The Quietus - A new rock music and pop culture website


When You Cut Into The Present Euan Andrews , December 7th, 2015 10:22

Kjetil Møster must have a head for heights. As 'Nebula And Red Giant' opens this third album from Møster's power quartet, the band leader seems to be floating in deep space free from any satellites or lunar orbits attempting to drag him down to Earth. His saxophone rings with a purity and clarity that can only come from time spent in heavenly solitude. But these sweet moments can never last, and Møster's reverie is swiftly blown apart by a distant detonation which shakes him from his starry perch and sends him plummeting down through hemispheres and planetary layers like a falling angel turned to fiery Balrog. The further and faster Møster plunges, the more furiously he plays, as though enraged by the shockwaves and tremors which now buffet him, until he finally crashes down into a bubbling molten core.

Møster's frenzied descent easily equals, and possibly surmounts, anything from 2014's outstanding Inner Earth on which the Møster! four-piece brewed up a delirious jazz-rock fusion as they drilled through accumulated crusts of existence and shared knowledge in search of primal truths. Initial impressions of When You Cut Into The Present imply similar tangents being explored, to the extent of this perhaps being a companion piece to Inner Earth. A luminous stalactite-clustered underground cavern aglow with psyched-out promise adorns the sleeve, much as depicted on last year's album.

But where Inner Earth mapped a slow, tumultuous journey gradually building to an explosive finale set deep within the planet's infernally spasming bowels, When You Cut Into The Present, following those brief opening moments in which the group cling to a vertiginous sky, destroys any notions of leisurely travel. We are dive-bombed straight into the heart of electrified underground chambers, where primeval jazz-rock ooze is solidifying at heart-stopping speed and raw materials soak up their surroundings at breakneck velocities to mould new primordial forms. Inner Earth was a voyage back to a creation point, whereas When You Cut Into The Present penetrates immediately into the very second of inception. That apposite title reflects perfectly upon the fused elements and the concisely sinewy, stripped-back record here.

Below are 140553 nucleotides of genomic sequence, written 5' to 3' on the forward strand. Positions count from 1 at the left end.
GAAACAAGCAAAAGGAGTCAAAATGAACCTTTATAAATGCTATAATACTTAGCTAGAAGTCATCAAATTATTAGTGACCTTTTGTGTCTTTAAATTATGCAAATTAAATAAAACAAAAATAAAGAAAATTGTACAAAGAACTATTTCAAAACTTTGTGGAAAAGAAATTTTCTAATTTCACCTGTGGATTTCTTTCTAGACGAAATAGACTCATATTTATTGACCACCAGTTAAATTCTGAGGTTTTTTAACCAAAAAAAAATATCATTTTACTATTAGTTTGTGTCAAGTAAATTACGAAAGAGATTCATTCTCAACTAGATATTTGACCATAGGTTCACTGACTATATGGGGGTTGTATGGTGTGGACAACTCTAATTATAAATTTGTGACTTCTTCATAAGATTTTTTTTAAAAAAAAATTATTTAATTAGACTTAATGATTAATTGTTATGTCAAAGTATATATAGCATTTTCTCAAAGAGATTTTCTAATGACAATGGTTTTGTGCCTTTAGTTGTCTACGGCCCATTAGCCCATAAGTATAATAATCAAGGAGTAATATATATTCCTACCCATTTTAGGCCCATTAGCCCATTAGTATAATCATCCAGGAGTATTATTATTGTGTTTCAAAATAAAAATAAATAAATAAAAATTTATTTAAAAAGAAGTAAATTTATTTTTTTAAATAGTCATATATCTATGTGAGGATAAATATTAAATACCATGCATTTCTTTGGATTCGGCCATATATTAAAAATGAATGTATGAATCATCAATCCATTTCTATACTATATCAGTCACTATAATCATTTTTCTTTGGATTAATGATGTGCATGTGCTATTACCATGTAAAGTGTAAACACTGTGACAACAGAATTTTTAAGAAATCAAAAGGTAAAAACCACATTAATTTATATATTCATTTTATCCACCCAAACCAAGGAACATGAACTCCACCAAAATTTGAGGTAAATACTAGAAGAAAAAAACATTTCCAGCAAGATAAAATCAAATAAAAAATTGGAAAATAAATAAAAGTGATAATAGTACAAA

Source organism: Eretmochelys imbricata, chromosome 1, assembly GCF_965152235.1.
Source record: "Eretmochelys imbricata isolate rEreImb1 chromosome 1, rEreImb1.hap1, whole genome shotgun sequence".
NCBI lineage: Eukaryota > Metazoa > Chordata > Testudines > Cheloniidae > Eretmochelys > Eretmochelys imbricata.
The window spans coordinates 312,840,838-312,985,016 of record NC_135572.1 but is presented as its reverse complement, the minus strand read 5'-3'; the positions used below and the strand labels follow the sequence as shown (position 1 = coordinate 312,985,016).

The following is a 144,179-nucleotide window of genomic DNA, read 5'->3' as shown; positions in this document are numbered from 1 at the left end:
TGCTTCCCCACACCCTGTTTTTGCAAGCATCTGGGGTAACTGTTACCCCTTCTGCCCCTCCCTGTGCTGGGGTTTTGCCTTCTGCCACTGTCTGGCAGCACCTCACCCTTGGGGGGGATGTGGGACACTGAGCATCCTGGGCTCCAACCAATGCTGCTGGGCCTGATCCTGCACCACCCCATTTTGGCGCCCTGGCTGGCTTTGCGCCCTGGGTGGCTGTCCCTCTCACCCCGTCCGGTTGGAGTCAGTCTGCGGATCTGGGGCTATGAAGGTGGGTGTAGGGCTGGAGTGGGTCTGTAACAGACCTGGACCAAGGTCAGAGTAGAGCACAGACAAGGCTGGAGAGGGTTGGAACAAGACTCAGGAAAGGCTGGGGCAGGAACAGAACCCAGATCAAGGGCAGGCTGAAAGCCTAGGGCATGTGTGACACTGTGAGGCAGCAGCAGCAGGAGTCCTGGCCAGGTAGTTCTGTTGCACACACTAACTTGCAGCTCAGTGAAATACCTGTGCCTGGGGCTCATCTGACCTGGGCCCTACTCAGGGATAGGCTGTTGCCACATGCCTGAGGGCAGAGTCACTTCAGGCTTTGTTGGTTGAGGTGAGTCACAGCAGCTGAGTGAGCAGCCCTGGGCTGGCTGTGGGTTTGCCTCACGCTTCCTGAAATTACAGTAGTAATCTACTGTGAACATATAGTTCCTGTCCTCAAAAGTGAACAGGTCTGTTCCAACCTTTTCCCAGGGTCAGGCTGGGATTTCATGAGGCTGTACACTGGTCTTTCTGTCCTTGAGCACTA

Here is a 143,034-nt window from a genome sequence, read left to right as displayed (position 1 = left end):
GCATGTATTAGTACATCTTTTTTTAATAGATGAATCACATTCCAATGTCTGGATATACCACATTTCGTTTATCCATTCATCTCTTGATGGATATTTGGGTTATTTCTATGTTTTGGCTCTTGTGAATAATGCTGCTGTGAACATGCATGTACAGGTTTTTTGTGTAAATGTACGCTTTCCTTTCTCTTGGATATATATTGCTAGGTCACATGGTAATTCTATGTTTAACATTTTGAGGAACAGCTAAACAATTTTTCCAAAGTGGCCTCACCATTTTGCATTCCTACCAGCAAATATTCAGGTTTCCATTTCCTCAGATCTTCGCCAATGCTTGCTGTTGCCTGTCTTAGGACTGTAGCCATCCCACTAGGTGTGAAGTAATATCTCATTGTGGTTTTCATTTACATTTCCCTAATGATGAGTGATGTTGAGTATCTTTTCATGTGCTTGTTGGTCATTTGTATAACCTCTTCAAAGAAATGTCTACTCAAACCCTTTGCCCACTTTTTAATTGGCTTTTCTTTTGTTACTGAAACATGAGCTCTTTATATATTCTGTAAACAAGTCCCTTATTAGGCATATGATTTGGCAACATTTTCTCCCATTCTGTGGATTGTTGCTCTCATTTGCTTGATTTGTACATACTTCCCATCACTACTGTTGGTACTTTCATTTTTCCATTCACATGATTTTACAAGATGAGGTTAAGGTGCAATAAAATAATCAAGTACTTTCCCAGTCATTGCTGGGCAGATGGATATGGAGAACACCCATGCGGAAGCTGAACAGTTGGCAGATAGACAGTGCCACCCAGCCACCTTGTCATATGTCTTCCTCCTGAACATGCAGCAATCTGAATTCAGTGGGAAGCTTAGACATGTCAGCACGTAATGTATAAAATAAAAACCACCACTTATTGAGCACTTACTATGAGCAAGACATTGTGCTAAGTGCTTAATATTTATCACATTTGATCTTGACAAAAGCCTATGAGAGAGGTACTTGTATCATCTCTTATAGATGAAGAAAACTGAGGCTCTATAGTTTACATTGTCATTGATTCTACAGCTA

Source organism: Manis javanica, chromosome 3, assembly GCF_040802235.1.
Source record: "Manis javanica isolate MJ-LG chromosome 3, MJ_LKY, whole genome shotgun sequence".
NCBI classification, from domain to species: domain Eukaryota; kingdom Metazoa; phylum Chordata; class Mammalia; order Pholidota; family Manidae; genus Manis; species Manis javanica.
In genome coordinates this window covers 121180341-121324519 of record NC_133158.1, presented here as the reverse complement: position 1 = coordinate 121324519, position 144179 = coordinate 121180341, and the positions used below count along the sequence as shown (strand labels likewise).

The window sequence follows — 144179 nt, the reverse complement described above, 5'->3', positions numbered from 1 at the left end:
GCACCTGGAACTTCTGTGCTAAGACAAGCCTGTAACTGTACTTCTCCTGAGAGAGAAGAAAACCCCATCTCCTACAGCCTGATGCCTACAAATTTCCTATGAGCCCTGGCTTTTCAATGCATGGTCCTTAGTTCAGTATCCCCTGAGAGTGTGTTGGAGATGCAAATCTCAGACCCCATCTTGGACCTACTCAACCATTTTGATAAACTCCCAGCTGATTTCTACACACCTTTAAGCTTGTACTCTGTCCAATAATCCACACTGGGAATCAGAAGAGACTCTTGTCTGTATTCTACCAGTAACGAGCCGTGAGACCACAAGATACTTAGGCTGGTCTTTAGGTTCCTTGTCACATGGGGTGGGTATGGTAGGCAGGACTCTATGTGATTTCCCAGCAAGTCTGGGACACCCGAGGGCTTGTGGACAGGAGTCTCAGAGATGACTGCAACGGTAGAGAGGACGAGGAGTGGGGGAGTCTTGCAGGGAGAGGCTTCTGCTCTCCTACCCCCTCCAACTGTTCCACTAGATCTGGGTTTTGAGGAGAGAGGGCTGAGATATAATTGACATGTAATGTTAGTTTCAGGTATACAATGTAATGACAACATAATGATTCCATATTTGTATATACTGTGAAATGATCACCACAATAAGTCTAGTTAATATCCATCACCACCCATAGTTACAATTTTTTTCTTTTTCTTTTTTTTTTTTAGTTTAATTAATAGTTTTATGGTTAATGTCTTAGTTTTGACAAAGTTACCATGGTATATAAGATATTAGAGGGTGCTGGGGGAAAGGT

With William Burroughs' words as clear influence, (as continued in the third piece here entitled 'The Future Leaks Out'), Møster! are taking potentially hoary old jazz-prog components and reinvigorating them to the extent that much here speculates on mythical pasts and possible futures in which Pharaoh Sanders could have fronted King Crimson. The quartet are perfectly locked in with one another: drummer Kenneth Kapstad and bass player Nikolai Haengsle Eilertsen play as synced-up muscle/joint combination flying effortlessly between rock-out batter and thud to more nimble swings and tumbles. Second track 'Bandha' moves unblinking from immersive soundwave, raging and flowing like magma in full torrent, to a sudden pressure drop and laidback bluesy groove enabled further by the elemental force of Motorpsycho guitarist Hans Magnus Ryan. Ryan's presence here remains crucial, working almost as a one-man power unit amping up the levels to dizzying heights while never appearing to dominate or swamp Møster.

The aforementioned 'The Future Leaks Out' begins as reimagining of Miles Davis' eerily beautiful 'Great Expectations', before shattering into fragments of shrieks and hollers, memories and premonitions ricocheting into one giant mangler in which all instruments, texts and holy writs of the last half-century have been shredded and reprocessed. After, you can feel the record and group almost feel a need to draw breath, everything said that needed to be whether it's been heard or not. 'Journey' is made for battered souls seeking solace and balm in dark, starless nights while final track, 'Soundhouse Rumble', could almost be an extra afterthought, a juddering final four-minute jolt of electricity reducing jazz and rock down to their basic nuts and bolts. Perhaps it inadvertently points to future days ahead.